Tim Wayne’s November 2015 Voting Recommendations (San Francisco)

Hi there,

I’ve been asked for my opinion on some of our upcoming issues. Here’s how I’m voting on some things and my reasoning.

First, the short list. Below that are my explanations (such as they are).

1. Stuart Schuffman
2. Amy Weiss
3. Francisco Herrera

District 3:   Peskin

Sheriff:  Mirkarimi

Community College Board:  Temprano


Proposition A – Yes
Proposition B – Yes
Proposition C – Yes
Proposition D – Yes
Proposition E – No
Proposition F – Yes
Proposition G No
Proposition H – Yes
Proposition I – Yes
Proposition J – Yes
Proposition K – Yes

My rationale:


  1. Stuart Schuffman
  2. Amy Weiss
  3. Francisco Herrera

Mayor Ed Lee is expected to coast to reelection. I don’t think we should hand the office to Lee like a mint on a pillow. He is opposed by five declared challengers, none of whom have the political or financial backing to seriously challenge the incumbent. The fact no one from The City’s progressive left, such as former Assemblymember Tom Ammiano or even Sen. Mark Leno, chose to challenge the centrist Lee in this election for The City’s top executive is a shame. As a consequence, we lost the opportunity to have a civic argument about how Lee has led this city. Without a well-financed, forceful opponent, Lee has been able to largely ignore his critics and resist calls for dialogue.

District 3 Supervisor

Endorsement: Aaron Peskin

Julie Christensen is a breakout star for dirty San Francisco pay-for-play politics. She’s just as for sale as a Shotwell Street hooker, though with far more clients than an actual prostitute could service. She’s weakened the laws that should have been able to keep Airbnb in compliance with local regulation, necessitating Prop F.  My policy is to avoid voting for whores where possible.

Examiner: Peskin is also the best representative for his neighborhoods, with a track record of fighting for the rights of tenants and local business owners, for health coverage, transit and a sustainable city. His experience and sharp political instincts, honed during more knock-down drag-out fights than his opponents in City Hall may care to remember, position him as a powerful advocate for those who may not feel they are heard in the current political winds of The City. He says he has matured since he was last in office, and that may be so, but we trust the lessons he took away from that time do not include holding his tongue or backing down from fighting the city he believes San Francisco should be. We need that Aaron Peskin back.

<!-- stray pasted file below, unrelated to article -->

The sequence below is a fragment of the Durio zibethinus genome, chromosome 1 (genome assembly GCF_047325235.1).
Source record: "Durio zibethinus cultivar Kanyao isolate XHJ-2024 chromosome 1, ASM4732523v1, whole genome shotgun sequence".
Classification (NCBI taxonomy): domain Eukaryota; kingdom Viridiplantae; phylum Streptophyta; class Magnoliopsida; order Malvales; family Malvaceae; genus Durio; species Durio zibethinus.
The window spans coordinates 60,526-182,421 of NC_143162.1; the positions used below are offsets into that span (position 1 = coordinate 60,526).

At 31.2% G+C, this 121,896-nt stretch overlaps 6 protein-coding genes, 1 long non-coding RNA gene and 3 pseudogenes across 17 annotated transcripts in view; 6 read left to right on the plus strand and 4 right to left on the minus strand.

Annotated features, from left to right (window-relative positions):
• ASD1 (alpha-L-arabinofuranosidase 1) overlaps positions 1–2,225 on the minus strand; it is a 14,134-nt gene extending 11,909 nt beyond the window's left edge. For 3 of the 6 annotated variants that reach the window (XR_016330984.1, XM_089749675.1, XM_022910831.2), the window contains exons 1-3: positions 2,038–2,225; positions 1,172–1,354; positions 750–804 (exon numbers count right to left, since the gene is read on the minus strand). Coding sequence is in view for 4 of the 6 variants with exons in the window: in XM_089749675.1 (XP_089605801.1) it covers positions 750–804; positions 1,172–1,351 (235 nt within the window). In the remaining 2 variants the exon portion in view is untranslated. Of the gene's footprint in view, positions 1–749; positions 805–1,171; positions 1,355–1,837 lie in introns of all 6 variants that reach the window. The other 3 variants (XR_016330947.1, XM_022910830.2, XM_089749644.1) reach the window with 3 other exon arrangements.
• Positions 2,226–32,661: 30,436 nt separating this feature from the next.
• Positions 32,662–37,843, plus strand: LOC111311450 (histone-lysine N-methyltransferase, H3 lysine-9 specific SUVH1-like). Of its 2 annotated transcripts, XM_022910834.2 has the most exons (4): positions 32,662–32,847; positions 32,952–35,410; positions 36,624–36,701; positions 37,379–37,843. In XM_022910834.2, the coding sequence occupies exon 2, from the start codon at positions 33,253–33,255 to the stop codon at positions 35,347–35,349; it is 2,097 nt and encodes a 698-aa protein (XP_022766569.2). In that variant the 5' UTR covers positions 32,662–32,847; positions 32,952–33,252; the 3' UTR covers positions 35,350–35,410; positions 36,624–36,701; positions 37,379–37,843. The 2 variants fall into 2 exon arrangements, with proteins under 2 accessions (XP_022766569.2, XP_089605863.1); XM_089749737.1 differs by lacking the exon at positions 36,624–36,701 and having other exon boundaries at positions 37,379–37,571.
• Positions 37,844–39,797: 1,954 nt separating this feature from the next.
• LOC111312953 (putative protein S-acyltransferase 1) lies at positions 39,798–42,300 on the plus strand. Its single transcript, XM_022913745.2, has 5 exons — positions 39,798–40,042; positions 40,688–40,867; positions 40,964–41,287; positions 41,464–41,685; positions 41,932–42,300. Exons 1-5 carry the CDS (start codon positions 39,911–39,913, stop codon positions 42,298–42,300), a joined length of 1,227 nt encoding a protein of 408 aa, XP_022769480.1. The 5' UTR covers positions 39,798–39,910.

Endorsement: Ross Mirkarimi

I like what the Examiner had to say about him. I found their case more convincing than other endorsements of him or for opponents. The gist is that Mirkarimi is innovative. He experiments and tries new things with the department. The changes to the department have been positive:   He has focused on expanding rehabilitation programs, establishing humane care for mentally ill inmates and inmates with special needs, like nursing mothers. He has moved to strengthen family connections for prisoners, grow job training programs and expand training for deputies, including certifying them for patrol to augment the police department, and has pushed to equip deputies with body cameras in county jail. He has started the process of housing transgender inmates with their preferred gender, making San Francisco the first county jail in the nation to do so, and he marched with the Black Lives Matter movement during protests.

Bonus reason: conservative / traditional deputies bristle under his leadership. I’m happiest when cops think they are being too restrained.

Community College Board

Endorsement: Tom Temprano

This endorsement comes with some chagrin. I’m familiar with Temprano – he’s been on the political scene for a while and he’s friends with my clients and colleagues. He’s gay and has a cute boyfriend. On the other hand, Temprano has a hipster beard and I am reluctant to reward that sort of behavior.   Oh well.


Proposition AYes

Uncontroversial,k desperately needed low- and middle-income housing bond measure. Unanimously supported by the Board of Supervisors.

Proposition B – Yes

Paid Parental Leave For City Employees.  I like catching up to the rest of the civilized world and setting an example for the rest of the country.

Proposition C – Yes

Proposition C would require anyone — individuals, businesses or organizations — who spends more than $2,500 in one month for the purpose of political influence to register with the San Francisco Ethics Commission as an “expenditure lobbyist.”   I’m always for more sunshine laws.

Proposition D – Yes

This measure would allow the planning process to go forward to develop Mission Rock. It’s additional housing. It requires no tax increases or bond sales. The mockup looks great. It replaces  a big, useless parking lot. There’s no downside.